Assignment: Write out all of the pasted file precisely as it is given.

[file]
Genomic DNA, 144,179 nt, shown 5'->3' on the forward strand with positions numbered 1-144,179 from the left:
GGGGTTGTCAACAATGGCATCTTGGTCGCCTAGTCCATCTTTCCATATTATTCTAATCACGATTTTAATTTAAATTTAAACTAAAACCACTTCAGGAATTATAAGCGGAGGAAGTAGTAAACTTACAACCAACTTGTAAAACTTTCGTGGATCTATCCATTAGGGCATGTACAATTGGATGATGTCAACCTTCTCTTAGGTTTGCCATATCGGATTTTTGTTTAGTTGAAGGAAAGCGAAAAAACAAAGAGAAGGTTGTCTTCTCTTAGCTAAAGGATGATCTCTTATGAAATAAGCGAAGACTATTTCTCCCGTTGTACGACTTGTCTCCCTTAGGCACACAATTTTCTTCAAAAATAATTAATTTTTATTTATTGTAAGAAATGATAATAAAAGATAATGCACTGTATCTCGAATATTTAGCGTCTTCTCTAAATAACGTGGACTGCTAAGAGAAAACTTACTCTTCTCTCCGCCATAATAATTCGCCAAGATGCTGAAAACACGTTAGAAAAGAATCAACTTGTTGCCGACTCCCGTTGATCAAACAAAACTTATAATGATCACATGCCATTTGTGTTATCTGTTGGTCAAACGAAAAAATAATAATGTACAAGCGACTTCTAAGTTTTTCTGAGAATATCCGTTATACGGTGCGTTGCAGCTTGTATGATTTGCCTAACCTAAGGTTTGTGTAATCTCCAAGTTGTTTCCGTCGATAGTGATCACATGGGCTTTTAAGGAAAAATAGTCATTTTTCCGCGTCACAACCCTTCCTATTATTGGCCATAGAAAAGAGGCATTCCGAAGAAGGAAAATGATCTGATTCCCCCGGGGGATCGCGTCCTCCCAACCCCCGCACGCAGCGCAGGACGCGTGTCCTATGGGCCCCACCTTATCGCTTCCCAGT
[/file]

Genomic DNA, 144,179 nt, shown 5'->3' on the forward strand with positions numbered 1-144,179 from the left:
GGGGTTGTCAACAATGGCATCTTGGTCGCCTAGTCCATCTTTCCATATTATTCTAATCACGATTTTAATTTAAATTTAAACTAAAACCACTTCAGGAATTATAAGCGGAGGAAGTAGTAAACTTACAACCAACTTGTAAAACTTTCGTGGATCTATCCATTAGGGCATGTACAATTGGATGATGTCAACCTTCTCTTAGGTTTGCCATATCGGATTTTTGTTTAGTTGAAGGAAAGCGAAAAAACAAAGAGAAGGTTGTCTTCTCTTAGCTAAAGGATGATCTCTTATGAAATAAGCGAAGACTATTTCTCCCGTTGTACGACTTGTCTCCCTTAGGCACACAATTTTCTTCAAAAATAATTAATTTTTATTTATTGTAAGAAATGATAATAAAAGATAATGCACTGTATCTCGAATATTTAGCGTCTTCTCTAAATAACGTGGACTGCTAAGAGAAAACTTACTCTTCTCTCCGCCATAATAATTCGCCAAGATGCTGAAAACACGTTAGAAAAGAATCAACTTGTTGCCGACTCCCGTTGATCAAACAAAACTTATAATGATCACATGCCATTTGTGTTATCTGTTGGTCAAACGAAAAAATAATAATGTACAAGCGACTTCTAAGTTTTTCTGAGAATATCCGTTATACGGTGCGTTGCAGCTTGTATGATTTGCCTAACCTAAGGTTTGTGTAATCTCCAAGTTGTTTCCGTCGATAGTGATCACATGGGCTTTTAAGGAAAAATAGTCATTTTTCCGCGTCACAACCCTTCCTATTATTGGCCATAGAAAAGAGGCATTCCGAAGAAGGAAAATGATCTGATTCCCCCGGGGGATCGCGTCCTCCCAACCCCCGCACGCAGCGCAGGACGCGTGTCCTATGGGCCCCACCTTATCGCTTCCCAGT